Though one may argue that ASIMO, the most advanced humanoid robot in the world, is still too expensive to be used in our home, and it still needs huge development until it can actually serve us in our daily life. But remember, with the help from ubiquitous computing, the robot can talk and collaborate with other electronic appliances, all that the robot need is to be good at communication with human and cooperate with other devices.

Technology continues to change our life in an acceleration rate and it is very exciting just to think of how our future might look like in the upcoming years. Perhaps robot technology will be ready for its prime time, and just like we have seen in many Sci-fi movies, it may eventually taking over our planet as we human are lacking sense of responsibility to our mother nature. Who knows?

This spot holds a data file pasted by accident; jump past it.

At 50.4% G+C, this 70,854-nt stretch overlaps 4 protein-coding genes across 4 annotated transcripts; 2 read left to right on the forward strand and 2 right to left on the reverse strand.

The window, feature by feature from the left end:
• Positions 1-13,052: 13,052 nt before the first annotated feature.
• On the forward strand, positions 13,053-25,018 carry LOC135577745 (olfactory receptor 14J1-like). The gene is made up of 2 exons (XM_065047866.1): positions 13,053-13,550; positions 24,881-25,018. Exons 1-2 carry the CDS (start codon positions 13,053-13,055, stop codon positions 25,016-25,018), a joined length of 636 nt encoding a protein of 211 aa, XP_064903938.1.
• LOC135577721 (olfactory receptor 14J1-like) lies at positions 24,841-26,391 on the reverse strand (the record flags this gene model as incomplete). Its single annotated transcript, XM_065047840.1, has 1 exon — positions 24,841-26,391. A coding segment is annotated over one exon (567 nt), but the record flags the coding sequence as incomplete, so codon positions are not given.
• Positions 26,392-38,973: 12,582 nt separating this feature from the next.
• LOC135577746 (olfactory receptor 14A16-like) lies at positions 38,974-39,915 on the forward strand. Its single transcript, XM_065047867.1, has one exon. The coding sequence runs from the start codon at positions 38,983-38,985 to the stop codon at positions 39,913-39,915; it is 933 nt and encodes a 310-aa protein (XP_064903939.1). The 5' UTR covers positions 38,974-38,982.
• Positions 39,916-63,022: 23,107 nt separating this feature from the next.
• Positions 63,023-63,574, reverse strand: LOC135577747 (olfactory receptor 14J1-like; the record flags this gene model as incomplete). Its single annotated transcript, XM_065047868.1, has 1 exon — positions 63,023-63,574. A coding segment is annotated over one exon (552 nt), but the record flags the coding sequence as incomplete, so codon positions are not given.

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SPARQL bit1 – order of WHERE clause and matching of multiple triples

Questions I’ve from an example in Learning SPARQL by Bob DuCharme:

Q1. What would happen if there are multiple match of first triple pattern in WHERE clause? Since textbook doesn’t explain about multiple binding for a variable of ?person. Does only first match account for binding to ?person, or all matched triples?

Hypothesis:  The result of SPARQL query is an intersection (AND) of matching triple(s) set for each triple pattern.

Consider following query:

# filename: ex013.rq

PREFIX ab: <http://learningsparql.com/ns/addressbook#>

SELECT ?craigEmail
WHERE
{
?person ab:firstName “Craig” .
?person ab:email ?craigEmail .
}

over following data: Modified from text book (See credit)

# filename: ex012-mod.ttl

@prefix ab: <http://learningsparql.com/ns/addressbook#> .
@prefix d: <http://learningsparql.com/ns/data#> .

d:i0432 ab:firstName “Richard” .
d:i0432 ab:lastName “Mutt” .
d:i0432 ab:homeTel “(229) 276-5135” .
d:i0432 ab:email “[email protected]” .

d:i9771 ab:firstName “Cindy” .